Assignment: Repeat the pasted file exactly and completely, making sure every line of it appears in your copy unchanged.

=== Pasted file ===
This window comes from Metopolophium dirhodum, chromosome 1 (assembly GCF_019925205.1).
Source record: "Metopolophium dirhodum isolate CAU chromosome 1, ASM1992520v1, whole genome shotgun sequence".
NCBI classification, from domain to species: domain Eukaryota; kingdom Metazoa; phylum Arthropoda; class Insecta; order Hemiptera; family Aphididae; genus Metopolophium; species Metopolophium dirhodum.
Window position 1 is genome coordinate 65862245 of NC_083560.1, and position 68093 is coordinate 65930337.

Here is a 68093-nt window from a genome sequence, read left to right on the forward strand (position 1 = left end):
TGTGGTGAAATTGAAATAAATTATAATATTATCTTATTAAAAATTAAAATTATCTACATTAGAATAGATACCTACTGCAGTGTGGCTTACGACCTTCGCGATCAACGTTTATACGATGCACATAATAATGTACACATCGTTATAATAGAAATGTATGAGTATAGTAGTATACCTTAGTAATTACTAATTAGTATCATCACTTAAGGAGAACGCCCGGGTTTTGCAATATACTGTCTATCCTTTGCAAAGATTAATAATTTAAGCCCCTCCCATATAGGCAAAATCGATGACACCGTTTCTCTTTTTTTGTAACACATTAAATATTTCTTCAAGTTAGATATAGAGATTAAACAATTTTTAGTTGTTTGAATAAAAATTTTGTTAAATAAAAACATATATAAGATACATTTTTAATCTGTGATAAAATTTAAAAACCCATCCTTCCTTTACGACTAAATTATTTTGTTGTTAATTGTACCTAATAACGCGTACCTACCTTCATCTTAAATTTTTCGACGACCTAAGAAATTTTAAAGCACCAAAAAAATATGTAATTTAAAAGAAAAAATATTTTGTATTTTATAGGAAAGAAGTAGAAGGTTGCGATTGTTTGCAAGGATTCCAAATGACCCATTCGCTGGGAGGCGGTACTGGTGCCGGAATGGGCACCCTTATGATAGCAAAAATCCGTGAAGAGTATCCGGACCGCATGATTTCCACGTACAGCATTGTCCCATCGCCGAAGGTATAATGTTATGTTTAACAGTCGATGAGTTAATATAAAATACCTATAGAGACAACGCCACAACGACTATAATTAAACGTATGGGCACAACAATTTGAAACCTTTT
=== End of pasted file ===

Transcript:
This window comes from Metopolophium dirhodum, chromosome 1 (assembly GCF_019925205.1).
Source record: "Metopolophium dirhodum isolate CAU chromosome 1, ASM1992520v1, whole genome shotgun sequence".
NCBI classification, from domain to species: domain Eukaryota; kingdom Metazoa; phylum Arthropoda; class Insecta; order Hemiptera; family Aphididae; genus Metopolophium; species Metopolophium dirhodum.
Window position 1 is genome coordinate 65862245 of NC_083560.1, and position 68093 is coordinate 65930337.

Here is a 68093-nt window from a genome sequence, read left to right on the forward strand (position 1 = left end):
TGTGGTGAAATTGAAATAAATTATAATATTATCTTATTAAAAATTAAAATTATCTACATTAGAATAGATACCTACTGCAGTGTGGCTTACGACCTTCGCGATCAACGTTTATACGATGCACATAATAATGTACACATCGTTATAATAGAAATGTATGAGTATAGTAGTATACCTTAGTAATTACTAATTAGTATCATCACTTAAGGAGAACGCCCGGGTTTTGCAATATACTGTCTATCCTTTGCAAAGATTAATAATTTAAGCCCCTCCCATATAGGCAAAATCGATGACACCGTTTCTCTTTTTTTGTAACACATTAAATATTTCTTCAAGTTAGATATAGAGATTAAACAATTTTTAGTTGTTTGAATAAAAATTTTGTTAAATAAAAACATATATAAGATACATTTTTAATCTGTGATAAAATTTAAAAACCCATCCTTCCTTTACGACTAAATTATTTTGTTGTTAATTGTACCTAATAACGCGTACCTACCTTCATCTTAAATTTTTCGACGACCTAAGAAATTTTAAAGCACCAAAAAAATATGTAATTTAAAAGAAAAAATATTTTGTATTTTATAGGAAAGAAGTAGAAGGTTGCGATTGTTTGCAAGGATTCCAAATGACCCATTCGCTGGGAGGCGGTACTGGTGCCGGAATGGGCACCCTTATGATAGCAAAAATCCGTGAAGAGTATCCGGACCGCATGATTTCCACGTACAGCATTGTCCCATCGCCGAAGGTATAATGTTATGTTTAACAGTCGATGAGTTAATATAAAATACCTATAGAGACAACGCCACAACGACTATAATTAAACGTATGGGCACAACAATTTGAAACCTTTT